Wednesday, March 27, 2019

Gumshoeing up Call of Cthulhu

The Need for Reread

So I am rereading the Swords of the Serpentine playlets materials and seeing all the mistakes I and players made. Although I have always added story flesh onto the bones of the rules, when I run older games, incorporating the rules encouraging story in Gumshoe games take some getting used to.

To help me conceptualize all this, I'm going to give a stab at making some simple story rules for Call of Cthulhu, probably my most played and run game, based on the Gumshoe concept of Investigative Abilities.

Investigative Abilities for Call of Cthulhu

First, the Occupation of each player character serves to define their Investigative Ability (IA).  An IA lets you get free clues and leads if reasonable for your character to do so, and by using attribute ratings as a pool of points, you can buy special, story effects. Note that using a pool point does NOT reduce the attribute, just how many pool points can be used. Points replenish when the adventure ends, or a major menace is defeated.

Players must give reasonable or interesting rationales for their pool spends. The strength of effects depends on how many points are spent. Here is a rule of thumb (something which I thought SotS sorely needed):

1 point spend: affects the scene
2 points spend: affects the character
3 points spend: affects the setting or NPCs
4 points spend: affects the game world

For instance, two characters, Paul the Policeman and Anne the Antiquarian, are on an adventure together trying to infiltrate a cult of Dagon worshippers.

Paul will automatically know that a homeless person found dead in the street was killed by cultists when he sees the corpse.

Additionally, he can spend 1 point of Intelligence, Education, Power, Appearance or to know common criminal lingo to be allowed in the door when he wants to bluff his way into their hideout.
He may spend 2 points of Power of Appearance to have an incredible resemblance to the cult leader (which the Keeper may use against him later in a reveal of family connection).
During the climatic battle when they are outnumbered, he can spend 3 points of Power or Appearance to establish a rival group of monster-hunters exist to help them fight.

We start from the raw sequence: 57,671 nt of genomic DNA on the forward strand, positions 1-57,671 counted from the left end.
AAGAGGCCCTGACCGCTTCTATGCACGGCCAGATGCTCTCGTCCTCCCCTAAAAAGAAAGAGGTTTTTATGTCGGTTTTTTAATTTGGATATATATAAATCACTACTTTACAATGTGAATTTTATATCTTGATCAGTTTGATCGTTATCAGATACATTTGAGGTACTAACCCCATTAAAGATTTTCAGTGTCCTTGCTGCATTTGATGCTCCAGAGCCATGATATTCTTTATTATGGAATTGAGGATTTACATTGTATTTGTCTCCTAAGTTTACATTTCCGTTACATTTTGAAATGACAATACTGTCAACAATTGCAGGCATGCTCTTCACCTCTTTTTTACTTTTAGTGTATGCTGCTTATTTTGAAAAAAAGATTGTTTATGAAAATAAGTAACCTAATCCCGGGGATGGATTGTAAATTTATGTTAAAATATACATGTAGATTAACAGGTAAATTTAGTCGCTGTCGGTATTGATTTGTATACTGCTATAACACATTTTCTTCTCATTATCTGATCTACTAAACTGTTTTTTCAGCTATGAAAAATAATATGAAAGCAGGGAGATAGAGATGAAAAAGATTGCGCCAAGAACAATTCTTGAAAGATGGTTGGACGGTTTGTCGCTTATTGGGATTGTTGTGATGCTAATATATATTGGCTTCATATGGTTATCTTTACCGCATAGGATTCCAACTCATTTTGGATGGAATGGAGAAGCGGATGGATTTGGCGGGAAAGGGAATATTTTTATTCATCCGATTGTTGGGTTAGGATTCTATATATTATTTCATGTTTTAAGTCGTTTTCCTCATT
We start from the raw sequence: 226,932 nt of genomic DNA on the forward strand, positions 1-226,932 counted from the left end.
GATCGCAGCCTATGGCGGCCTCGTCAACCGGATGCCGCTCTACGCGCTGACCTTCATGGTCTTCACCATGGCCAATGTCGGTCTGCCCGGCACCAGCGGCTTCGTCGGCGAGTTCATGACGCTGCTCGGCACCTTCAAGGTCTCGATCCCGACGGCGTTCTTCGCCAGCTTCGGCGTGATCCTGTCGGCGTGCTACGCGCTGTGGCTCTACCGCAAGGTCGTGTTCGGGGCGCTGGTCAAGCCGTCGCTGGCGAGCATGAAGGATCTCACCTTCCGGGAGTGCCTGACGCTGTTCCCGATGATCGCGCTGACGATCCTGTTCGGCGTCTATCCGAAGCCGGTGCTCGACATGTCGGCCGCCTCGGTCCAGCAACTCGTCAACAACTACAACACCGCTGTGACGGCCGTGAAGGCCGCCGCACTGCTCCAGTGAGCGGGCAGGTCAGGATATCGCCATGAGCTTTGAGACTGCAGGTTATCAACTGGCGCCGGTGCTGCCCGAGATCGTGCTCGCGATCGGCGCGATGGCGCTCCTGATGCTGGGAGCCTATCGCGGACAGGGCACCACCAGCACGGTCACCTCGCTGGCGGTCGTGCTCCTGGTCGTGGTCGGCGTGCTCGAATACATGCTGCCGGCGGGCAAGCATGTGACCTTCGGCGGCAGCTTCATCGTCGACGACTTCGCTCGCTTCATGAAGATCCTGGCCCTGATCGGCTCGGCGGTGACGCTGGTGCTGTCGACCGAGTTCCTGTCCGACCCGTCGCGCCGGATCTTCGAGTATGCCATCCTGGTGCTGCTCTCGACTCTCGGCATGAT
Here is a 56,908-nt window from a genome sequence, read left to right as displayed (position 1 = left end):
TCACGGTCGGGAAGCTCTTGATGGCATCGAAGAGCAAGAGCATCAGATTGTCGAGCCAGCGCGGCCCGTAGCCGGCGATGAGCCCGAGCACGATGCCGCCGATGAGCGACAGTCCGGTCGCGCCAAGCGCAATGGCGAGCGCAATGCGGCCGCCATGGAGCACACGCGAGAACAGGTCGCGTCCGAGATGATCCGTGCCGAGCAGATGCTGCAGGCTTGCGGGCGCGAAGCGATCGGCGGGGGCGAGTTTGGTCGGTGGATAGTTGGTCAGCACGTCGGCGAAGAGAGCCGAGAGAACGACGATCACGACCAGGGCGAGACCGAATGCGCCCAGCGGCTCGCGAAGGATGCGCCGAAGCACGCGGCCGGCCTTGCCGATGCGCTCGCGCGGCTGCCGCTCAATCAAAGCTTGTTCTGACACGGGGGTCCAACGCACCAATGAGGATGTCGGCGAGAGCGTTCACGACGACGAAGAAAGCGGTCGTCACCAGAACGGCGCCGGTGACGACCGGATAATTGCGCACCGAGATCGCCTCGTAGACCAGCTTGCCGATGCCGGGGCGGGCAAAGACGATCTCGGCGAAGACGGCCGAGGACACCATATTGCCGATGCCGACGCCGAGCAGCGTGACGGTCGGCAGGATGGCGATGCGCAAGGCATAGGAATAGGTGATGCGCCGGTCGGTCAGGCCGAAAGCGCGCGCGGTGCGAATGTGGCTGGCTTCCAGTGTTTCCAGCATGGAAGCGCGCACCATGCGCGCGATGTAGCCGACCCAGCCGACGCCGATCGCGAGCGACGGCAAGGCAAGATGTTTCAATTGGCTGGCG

Finally, he can spend 4 points of Power or Appearance to make all fishermen automatically have knowledge of the cult and ways to defeat their magics.

Similarly, Anne will automatically what tome a certain spell is from, and what language a book is written in, even if she cannot read it herself.

She can spend a point of Intelligence to remember the tunnelled over entrance into the back of a building they wish to enter secretly.
She can spend 2 points of Power to know a spell summoning a magical mist that lets them sneak away when in a pinch.
She can spend 3 points of Appearance to know a bookseller who lets them access his collection for important research.
Finally, with 4 points in Power she can insist that Poseidon exists and is an Elder God who opposes Dagon and helps those who do so when in peril.

Finally, players can also use their character descriptions to get bonuses to rolls. For every point spent, characters can get +1d6 to damage, 1d6 armour to soak damage, or +20% to a skill roll, or an automatic success for a roll.

Note that these IA may seem overpowered at first glance. However, when you recall that the Keeper has endless resources to throw at PCs, incorporating Investigative Abilities and their story effects constitute a type of false hope that fits well with Lovecraftean cosmic horror, while allowing the sometimes stead mechanics of CoC to better replicate the weirdness and coincidence of the fiction that inspired it.